How Do I… Burp Suite Web Proxy

We’ll be continuing our seminar series showing the basics of various tools for each of Interlock’s interest groups. In October, we’ll have our first How Do I (HDI) related to security — Burp Suite.

Burp Suite is an HTTP/HTTPS proxy tool that can help you better understand how a web application works. Designed for security, it allows anyone to man-in-the-middle(MITM) web traffic, learn how a web application works, and manipulate the traffic to see how the application responds. Uses include:

– debugging your web application to find why it doesn’t work
– identifying and exploiting security vulnerabilities
– using it to inspect mobile traffic
– answering the question … “I wonder how that works”

The seminar will start with a basic presentation about the Burp Suite tools which is provided free to download.[0] The class will walk through identifying vulnerabilities in a demo web site. All attendees are expected to bring a laptop (Linux, OSX, or Windows) or coordinate borrowing one before the workshop. If you have the ram to support it, it’s also recommended you run Vmware Player / Workstation / Fusion on your system.

If you’re interested, please RSVP on the meetup site below. As always, the workshop is open to the public for free. Please consider dropping a few dollars in the donation bucket.



from on October 1st, 2015Comments0 Comments

Flock to Fedora is this week!

As you might know, Interlock is pretty into the idea of Free and Open Source Software (F/OSS) and technology and when we heard that Fedora was planning their annual con, Flock To Fedora, here in Rochester, we were pretty excited. There are a ton different talks in various categories including Linux desktop, infrastructure, security, kernel, and hardware. Check out the schedule here:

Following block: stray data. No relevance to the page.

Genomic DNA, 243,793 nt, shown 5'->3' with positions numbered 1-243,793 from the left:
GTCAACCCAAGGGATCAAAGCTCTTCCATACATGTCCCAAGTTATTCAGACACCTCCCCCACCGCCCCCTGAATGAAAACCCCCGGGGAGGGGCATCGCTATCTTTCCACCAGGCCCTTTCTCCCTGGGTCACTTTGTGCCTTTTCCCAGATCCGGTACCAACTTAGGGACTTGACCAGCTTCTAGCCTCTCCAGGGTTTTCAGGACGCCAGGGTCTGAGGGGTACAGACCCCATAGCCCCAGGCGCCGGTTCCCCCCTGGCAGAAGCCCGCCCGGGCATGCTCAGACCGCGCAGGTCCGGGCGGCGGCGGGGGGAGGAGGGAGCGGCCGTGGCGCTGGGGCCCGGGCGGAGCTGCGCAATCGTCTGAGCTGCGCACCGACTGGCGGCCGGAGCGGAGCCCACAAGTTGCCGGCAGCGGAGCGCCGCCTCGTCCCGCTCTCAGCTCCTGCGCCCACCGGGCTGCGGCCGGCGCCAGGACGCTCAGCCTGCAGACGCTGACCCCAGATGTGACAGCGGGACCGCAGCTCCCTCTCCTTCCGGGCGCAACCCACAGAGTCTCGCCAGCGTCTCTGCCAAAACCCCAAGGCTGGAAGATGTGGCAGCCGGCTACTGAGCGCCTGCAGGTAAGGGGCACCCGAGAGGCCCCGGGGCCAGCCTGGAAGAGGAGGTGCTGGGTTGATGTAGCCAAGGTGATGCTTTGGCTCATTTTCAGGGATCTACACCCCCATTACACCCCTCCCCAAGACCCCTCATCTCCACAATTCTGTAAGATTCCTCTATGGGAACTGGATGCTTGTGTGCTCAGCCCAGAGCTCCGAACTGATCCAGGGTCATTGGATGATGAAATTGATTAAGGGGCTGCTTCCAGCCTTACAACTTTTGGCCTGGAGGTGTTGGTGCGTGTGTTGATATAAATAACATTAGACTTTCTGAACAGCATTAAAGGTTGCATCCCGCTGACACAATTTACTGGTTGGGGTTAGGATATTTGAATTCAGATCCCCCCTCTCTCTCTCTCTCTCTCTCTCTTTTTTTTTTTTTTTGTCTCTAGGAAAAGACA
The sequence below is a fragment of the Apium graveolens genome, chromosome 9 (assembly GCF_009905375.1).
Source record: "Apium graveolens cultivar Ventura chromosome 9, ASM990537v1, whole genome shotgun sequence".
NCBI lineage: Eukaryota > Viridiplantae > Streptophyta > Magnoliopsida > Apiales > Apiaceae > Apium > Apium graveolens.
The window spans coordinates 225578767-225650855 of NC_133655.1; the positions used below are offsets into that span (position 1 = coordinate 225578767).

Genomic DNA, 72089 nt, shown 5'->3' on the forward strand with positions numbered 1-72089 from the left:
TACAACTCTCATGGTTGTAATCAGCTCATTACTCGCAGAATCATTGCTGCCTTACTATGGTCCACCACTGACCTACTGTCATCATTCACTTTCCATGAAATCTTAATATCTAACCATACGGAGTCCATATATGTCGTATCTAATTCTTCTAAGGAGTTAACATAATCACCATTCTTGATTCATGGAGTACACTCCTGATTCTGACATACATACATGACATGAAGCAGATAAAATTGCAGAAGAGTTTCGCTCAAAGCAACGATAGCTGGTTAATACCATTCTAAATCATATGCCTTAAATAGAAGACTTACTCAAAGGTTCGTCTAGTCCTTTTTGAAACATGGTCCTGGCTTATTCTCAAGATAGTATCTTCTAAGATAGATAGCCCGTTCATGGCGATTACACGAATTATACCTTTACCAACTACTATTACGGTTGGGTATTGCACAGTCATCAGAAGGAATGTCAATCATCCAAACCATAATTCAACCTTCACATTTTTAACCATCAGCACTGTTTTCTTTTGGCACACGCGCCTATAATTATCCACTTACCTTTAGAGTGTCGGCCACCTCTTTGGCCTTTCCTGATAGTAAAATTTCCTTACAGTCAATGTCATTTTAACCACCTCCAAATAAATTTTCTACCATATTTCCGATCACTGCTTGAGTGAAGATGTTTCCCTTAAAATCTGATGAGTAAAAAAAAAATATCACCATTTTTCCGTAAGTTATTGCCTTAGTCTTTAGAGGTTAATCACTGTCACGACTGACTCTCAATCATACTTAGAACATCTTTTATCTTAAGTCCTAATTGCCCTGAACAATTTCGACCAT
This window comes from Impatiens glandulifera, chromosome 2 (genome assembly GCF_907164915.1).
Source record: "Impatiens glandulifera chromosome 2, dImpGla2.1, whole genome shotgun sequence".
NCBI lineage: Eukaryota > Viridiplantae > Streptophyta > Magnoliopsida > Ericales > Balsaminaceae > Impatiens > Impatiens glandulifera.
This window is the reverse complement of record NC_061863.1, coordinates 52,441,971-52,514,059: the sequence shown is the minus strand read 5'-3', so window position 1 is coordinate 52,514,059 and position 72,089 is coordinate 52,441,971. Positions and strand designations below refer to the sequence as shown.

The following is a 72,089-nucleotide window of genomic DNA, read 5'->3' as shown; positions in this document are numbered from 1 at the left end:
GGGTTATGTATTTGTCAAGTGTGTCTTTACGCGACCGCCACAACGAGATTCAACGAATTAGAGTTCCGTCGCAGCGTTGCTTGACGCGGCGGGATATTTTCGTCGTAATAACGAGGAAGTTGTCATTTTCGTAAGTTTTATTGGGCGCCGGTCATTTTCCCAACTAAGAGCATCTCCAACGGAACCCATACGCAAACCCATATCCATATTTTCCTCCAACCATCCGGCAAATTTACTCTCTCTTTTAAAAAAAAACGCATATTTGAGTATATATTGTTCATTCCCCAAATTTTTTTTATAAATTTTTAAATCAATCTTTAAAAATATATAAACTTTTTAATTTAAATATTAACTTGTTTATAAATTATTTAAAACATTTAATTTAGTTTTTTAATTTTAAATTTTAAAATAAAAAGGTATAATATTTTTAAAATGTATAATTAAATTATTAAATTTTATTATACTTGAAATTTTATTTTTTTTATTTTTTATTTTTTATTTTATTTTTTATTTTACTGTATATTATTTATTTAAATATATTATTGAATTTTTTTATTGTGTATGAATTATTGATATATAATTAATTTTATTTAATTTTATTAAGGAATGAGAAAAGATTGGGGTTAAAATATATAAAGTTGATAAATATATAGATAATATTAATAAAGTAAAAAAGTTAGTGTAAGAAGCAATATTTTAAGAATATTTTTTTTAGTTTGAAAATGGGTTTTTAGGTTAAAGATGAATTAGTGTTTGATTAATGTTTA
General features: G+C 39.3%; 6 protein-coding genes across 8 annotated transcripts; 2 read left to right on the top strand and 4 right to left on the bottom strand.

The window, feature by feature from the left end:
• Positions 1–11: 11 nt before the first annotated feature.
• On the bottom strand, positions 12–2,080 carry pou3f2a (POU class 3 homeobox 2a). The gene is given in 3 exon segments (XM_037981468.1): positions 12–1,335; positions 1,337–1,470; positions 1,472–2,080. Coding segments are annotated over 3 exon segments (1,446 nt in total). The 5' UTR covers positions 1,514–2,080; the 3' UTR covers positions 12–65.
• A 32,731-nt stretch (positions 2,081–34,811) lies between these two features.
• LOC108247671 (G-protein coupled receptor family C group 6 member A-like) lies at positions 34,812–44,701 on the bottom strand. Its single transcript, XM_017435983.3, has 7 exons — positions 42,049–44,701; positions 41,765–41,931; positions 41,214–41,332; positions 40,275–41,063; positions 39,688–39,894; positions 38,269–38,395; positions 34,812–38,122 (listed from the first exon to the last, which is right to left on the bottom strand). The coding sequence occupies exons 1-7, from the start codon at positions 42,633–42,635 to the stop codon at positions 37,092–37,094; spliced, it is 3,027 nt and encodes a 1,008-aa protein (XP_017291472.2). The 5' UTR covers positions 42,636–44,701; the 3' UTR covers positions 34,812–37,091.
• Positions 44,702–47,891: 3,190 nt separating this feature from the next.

There are also some side events happening like the GPG Key Signing event and amateur radio exam session. See you there!

from on August 10th, 2015Comments0 Comments

Interlock goes to Iceland to meet Hakkavélin

When we travel, it’s common for hackerspace members to reach out to other hackerspaces located in our destinations. It’s a great way to meet the locals, share ideas, and learn how other people run a hackerspace. Interlock has entertained guests from all over. Sometimes travelers will email us saying they are doing a tour of hackerspaces in the region and wanted to stop in for a night. When we’re available, we’re happy to entertain at the space and even take them out for a drink. I remember one visit from a group travelling first to New York City (NYC Resistor, Alpha One Labs), going up through Syracuse (SIG 315), to Rochester (Interlock) and ending up in Toronto (Hacklab). Our members have visited spaces all over the country; Florida, Texas, California, North Carolina, and Washington DC are a few that I can remember. There is even a hackerspace passport that Noisebridge started where you can get it stamped at the various hackerspaces that you visit.


Myself and another member recently visited Iceland for New Years for just over a week and the day after we landed, we jumped on the Hakkavélin IRC channel to reach out to see when open hours were and if we could arrange a visit. While the space wasn’t opened due to the holidays, Sigurður óskarsson was kind enough to meet us at the hackerspace to take us out to a cafe in town. We talked shop a bit, discussing projects people were working on and history of each others’ spaces, along with operational details like how they handled membership and how much they charged.

We learned about their door system which consisted of a full computer sitting outside of the space controlling the door lock. In order to get in, you have to figure out how to use the console in a hackery way. As I understand it, there’s also an IRC bot which controls this door if you message the right user. Located inside the University of Reykjavik, the group is just outside of the downtown area in South Reykjavik. With only four hours of light this time of year, I wasn’t able to get a good look at the university but the buildings I saw were pretty with huge glass walls.

If you have never considered looking up a local hackerspace on your vacation or business trip, I would strongly recommend you consider it next time. It’s a great way to meet like-minded folk in different locations.

from on January 7th, 2015Comments1 Comment